National Geographic : 1928 Jan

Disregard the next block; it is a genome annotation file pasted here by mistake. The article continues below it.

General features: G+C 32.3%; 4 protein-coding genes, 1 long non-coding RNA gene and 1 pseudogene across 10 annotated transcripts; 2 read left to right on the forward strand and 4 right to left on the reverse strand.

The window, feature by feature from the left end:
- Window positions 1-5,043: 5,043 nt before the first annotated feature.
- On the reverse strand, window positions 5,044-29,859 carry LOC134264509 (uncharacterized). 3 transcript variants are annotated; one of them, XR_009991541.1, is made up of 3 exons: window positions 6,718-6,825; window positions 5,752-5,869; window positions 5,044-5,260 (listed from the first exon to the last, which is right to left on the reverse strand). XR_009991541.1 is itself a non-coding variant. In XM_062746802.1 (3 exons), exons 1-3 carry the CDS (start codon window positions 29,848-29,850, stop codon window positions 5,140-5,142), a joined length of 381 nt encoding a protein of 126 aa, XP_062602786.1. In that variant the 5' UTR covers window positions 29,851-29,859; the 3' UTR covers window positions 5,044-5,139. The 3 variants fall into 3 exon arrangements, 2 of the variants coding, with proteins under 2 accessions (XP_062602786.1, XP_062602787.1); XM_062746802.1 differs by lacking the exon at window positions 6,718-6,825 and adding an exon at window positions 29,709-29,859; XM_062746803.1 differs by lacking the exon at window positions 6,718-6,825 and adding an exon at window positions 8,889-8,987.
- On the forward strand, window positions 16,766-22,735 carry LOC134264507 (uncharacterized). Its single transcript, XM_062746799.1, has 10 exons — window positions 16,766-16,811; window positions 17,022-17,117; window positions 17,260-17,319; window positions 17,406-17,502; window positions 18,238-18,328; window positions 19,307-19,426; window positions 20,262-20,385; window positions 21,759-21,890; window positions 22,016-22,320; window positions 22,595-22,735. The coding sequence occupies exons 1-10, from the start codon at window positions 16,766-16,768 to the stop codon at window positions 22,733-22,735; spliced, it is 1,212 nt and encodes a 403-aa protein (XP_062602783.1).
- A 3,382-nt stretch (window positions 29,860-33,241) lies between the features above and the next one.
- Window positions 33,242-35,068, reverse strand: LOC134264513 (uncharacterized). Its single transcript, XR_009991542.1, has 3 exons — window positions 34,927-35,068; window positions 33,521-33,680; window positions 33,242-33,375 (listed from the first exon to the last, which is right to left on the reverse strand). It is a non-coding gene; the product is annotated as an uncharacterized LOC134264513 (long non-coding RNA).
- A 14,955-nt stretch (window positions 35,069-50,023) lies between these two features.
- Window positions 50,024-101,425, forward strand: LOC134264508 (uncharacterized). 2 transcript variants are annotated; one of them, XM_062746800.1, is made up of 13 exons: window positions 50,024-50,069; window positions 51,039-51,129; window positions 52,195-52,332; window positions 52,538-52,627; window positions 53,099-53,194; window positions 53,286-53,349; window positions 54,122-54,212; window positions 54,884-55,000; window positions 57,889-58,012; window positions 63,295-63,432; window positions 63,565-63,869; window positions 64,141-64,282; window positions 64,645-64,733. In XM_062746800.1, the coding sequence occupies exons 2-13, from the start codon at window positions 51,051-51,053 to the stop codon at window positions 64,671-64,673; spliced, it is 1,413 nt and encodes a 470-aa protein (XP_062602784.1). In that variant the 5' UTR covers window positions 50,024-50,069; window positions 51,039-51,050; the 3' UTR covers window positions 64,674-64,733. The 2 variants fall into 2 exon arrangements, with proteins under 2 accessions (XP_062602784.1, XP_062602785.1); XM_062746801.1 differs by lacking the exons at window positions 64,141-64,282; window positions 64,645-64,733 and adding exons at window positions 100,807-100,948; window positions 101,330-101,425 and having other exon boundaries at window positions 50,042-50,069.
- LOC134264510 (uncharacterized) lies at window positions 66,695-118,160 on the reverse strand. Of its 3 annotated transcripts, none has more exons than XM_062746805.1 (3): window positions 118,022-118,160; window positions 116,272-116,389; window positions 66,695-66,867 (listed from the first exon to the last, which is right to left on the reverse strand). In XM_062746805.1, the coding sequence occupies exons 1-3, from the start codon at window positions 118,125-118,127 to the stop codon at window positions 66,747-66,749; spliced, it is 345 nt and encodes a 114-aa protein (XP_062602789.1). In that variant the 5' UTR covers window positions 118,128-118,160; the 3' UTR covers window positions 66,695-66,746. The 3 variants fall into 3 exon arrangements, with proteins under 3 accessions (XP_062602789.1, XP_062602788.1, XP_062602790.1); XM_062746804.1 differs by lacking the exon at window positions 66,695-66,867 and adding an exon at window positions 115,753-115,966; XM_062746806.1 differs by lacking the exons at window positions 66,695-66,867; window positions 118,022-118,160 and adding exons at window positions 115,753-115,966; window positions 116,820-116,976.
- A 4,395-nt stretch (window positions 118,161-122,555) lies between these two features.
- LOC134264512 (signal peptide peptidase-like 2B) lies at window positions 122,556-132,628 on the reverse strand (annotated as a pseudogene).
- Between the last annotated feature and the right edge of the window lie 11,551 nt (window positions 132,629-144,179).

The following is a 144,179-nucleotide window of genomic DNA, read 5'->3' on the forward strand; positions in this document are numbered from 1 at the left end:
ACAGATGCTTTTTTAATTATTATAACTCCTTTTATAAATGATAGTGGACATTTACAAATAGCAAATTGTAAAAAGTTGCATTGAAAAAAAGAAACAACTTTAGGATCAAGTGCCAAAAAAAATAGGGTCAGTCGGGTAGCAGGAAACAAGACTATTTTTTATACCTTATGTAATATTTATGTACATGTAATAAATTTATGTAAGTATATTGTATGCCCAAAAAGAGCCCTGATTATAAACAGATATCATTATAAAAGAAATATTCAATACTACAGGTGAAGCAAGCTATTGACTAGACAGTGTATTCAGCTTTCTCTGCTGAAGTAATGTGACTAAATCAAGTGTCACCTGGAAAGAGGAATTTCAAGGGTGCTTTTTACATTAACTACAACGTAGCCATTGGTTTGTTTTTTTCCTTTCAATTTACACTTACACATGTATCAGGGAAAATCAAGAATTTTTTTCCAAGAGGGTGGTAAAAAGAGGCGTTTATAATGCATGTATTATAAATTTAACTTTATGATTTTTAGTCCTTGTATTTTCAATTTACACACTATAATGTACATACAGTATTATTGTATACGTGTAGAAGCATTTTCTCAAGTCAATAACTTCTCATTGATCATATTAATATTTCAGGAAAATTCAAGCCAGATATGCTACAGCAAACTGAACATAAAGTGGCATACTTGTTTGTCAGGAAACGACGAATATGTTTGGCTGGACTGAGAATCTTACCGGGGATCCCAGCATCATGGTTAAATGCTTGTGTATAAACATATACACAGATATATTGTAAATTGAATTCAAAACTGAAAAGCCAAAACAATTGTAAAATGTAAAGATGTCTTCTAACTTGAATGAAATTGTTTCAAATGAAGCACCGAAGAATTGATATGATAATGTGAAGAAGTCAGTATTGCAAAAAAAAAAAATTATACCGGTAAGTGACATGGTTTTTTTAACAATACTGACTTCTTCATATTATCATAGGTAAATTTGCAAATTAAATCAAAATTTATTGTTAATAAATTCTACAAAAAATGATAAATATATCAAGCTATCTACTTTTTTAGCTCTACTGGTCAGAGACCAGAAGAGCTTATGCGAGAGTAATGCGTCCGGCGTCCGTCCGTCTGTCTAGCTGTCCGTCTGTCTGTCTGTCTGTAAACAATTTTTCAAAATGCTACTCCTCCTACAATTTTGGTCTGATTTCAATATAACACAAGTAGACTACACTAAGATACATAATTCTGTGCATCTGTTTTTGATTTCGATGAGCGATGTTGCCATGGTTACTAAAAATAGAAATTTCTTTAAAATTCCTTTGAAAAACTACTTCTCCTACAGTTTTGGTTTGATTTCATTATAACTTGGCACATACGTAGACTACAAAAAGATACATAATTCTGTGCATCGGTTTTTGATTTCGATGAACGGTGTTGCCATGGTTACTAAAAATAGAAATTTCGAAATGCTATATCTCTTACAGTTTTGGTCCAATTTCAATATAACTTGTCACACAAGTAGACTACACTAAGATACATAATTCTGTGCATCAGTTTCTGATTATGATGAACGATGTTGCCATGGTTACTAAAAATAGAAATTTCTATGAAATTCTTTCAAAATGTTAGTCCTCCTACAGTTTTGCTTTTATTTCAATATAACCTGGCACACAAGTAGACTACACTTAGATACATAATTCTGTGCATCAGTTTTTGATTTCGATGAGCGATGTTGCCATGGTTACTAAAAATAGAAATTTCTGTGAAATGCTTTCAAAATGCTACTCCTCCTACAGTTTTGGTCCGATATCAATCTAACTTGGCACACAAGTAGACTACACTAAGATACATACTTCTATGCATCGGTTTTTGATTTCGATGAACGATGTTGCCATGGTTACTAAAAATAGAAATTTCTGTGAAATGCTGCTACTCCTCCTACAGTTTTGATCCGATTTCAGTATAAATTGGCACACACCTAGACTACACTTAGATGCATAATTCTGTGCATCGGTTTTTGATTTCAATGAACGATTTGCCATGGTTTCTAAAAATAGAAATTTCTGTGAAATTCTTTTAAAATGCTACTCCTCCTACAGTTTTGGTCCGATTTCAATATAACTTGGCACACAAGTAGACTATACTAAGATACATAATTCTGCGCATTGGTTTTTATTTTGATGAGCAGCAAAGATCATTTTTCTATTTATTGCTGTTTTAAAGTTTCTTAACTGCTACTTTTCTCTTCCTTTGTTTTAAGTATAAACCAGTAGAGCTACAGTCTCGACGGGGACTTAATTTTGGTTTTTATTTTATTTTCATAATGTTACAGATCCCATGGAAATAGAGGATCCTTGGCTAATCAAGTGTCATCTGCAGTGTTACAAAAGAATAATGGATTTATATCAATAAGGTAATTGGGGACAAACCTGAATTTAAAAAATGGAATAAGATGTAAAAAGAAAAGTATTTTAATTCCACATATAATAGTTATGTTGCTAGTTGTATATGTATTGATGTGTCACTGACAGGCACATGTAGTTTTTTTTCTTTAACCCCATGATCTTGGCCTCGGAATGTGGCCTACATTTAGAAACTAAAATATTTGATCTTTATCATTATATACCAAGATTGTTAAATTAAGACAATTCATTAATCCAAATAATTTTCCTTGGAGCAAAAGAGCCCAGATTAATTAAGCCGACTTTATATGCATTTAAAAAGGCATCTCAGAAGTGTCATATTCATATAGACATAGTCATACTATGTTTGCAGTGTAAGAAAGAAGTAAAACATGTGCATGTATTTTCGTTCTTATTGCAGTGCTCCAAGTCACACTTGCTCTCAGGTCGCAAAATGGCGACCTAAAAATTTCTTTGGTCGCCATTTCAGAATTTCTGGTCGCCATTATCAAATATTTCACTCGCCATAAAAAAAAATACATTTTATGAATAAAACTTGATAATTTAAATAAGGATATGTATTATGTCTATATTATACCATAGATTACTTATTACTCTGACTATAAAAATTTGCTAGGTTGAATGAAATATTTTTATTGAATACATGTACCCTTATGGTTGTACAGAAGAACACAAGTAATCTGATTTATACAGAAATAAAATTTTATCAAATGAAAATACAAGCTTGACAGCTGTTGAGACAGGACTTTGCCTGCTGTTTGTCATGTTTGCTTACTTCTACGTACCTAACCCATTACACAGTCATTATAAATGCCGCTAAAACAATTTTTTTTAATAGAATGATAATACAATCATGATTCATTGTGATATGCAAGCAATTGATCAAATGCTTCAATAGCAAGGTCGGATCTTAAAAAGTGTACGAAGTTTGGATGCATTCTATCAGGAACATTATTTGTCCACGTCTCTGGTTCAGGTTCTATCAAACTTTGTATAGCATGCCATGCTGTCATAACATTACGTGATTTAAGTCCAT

THE NATIONAL GEOGRAPHIC MAGAZINE HANGING IN THE AIR When two planes fly side by side, as in this picture, each appears to the other to be hanging in the air without any movement except that of the propeller. This is true except in "bumpy" weather, when rising and falling air currents send the entire plane up or down or cause a wing to tilt slightly for a moment. Flying together in this way is always interesting, for pilots can signal each other and can carry on dumb-show conversation for long periods when there is nothing of particular interest to be seen below. Although the speed of the planes is not apparent when flying parallel, a slight touch on the rudder bar of either plane will cause it to shoot rapidly off to one side, so that within one or two seconds there will be a wide space between them. we reached Moline at I:30, exactly on schedule. We left our ships at the Moline air port, but the official visit was paid to all four of the so-called Quad Cities-Moline, Davenport, Rock Island, and East Moline. We spent the night at the quarters of Col. David M. King, Commanding Officer of the Rock Island Arsenal, and before taking off for Milwaukee we inspected the arsenal buildings and shops. At Milwaukee we again met Lieuten ant Maitland and Lieutenant Hegenberger, who were flying east in a three-engine Army transport, the same type of ship they has used in flying to Honolulu. From Milwaukee we turned west to ward Madison, where Colonel Lindbergh attended the University of Wisconsin be fore taking up aviation. On the way to Minneapolis we deviated from our course to fly over the head waters of the Mississippi. It was strange to see the source of the stream which we had already seen farther south as a great river. At Minneapolis the crowd proved too much for the police at the airport. Sev eral thousand people broke through the line on to the field, as Colonel Lindbergh landed, so that he had to head for the nearest hangar to avoid running into them. He was supposed to use a hangar at the opposite end of the field, but he had no choice. MRS. LINDBERGH MAKES A FLIGHT OVER FAMILIAR TERRITORY The time lost in getting the plane under guard and clearing the field cut the period for the Minneapolis program in half. We had agreed to be at the St. Paul city limits at a certain hour, and of course we had to keep our agreement. For this reason our visit to Minneapolis was rather short and our passage through the city was rapid.